As I went down to London Town,
One misty morning, early,
I chanced to meet a fair, young maid
A-pleading for her Geordie.

The judge then looked down on him,
And said, "I'm sorry for thee.
Thine own confession hath hanged thee.
May the Lord have mercy on thee."	

Come bridle me my milk-white steed,
Come bridle me my pony,
That I may ride to fair London Town,
To plead for my Geordie.

Oh, Geordie stole no cow nor calf,
And he never murdered any,
But he stole sixteen of the King's white steeds,
And sold them in Bohenny.

And when she entered in the hall,
There were lords and ladies plenty.
Down on her knees she then did fall,
To plead for the life of Geordie.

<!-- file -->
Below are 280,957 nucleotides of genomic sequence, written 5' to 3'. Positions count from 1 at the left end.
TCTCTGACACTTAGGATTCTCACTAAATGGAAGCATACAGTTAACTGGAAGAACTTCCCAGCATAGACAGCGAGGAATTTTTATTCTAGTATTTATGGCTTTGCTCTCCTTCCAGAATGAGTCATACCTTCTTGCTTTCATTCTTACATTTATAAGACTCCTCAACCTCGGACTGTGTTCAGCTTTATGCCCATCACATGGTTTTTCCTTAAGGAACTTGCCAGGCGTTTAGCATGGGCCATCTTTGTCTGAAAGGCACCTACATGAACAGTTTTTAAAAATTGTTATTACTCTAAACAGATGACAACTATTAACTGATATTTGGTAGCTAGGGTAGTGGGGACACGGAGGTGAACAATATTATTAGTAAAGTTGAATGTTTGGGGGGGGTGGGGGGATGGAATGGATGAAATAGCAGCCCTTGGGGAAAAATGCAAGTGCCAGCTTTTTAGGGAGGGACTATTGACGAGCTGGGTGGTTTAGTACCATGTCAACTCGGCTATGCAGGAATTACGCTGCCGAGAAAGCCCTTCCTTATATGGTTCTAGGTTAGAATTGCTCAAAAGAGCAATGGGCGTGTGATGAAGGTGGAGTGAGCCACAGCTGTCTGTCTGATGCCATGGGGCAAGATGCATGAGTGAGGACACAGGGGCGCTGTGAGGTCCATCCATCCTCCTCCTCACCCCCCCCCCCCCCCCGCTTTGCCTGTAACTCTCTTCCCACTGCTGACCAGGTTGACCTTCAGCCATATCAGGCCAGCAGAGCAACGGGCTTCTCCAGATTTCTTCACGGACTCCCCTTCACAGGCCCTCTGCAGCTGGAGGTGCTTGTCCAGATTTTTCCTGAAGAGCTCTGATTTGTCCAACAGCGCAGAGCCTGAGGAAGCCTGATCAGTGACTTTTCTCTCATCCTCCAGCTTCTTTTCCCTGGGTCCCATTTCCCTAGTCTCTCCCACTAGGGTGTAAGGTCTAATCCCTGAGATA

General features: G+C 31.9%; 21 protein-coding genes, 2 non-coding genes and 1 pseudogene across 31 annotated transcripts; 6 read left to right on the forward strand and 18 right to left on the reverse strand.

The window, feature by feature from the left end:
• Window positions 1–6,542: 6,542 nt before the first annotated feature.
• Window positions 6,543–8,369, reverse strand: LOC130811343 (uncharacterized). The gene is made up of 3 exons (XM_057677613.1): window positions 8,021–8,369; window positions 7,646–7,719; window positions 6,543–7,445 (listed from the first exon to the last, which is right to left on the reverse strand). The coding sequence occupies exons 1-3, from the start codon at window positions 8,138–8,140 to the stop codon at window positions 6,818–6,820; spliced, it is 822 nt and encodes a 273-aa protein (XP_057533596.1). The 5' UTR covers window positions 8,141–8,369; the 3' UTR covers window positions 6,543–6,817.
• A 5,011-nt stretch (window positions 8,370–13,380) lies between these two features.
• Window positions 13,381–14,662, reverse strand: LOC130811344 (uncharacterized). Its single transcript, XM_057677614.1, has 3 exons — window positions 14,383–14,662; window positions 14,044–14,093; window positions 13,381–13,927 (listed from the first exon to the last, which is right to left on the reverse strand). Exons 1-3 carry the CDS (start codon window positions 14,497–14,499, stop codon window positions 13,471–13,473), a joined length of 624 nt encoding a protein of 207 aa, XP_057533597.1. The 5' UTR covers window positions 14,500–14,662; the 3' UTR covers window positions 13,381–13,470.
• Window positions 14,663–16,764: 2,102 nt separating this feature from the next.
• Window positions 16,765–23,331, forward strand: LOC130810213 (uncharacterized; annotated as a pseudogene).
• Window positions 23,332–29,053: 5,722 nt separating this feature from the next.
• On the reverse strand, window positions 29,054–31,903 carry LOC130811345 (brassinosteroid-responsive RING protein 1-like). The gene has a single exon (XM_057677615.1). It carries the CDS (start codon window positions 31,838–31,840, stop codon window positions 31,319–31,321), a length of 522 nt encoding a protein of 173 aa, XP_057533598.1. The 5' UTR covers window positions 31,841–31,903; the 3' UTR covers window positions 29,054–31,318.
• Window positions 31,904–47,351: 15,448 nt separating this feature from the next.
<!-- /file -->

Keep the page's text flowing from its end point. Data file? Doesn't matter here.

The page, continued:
Let Geordie hang in golden chains,
His crimes were never many,
Because he came from royal blood,
And courted a virtuous lady.

Then Geordie looked around the court,
And saw his precious Polly.
He said, "My dear, you've come too late,
For I'm condemned already!"

I wish I was in yonder grove,
Where times I have been many,
With my broadsword and pistol, too,
I'd fight for the life of Geordie.

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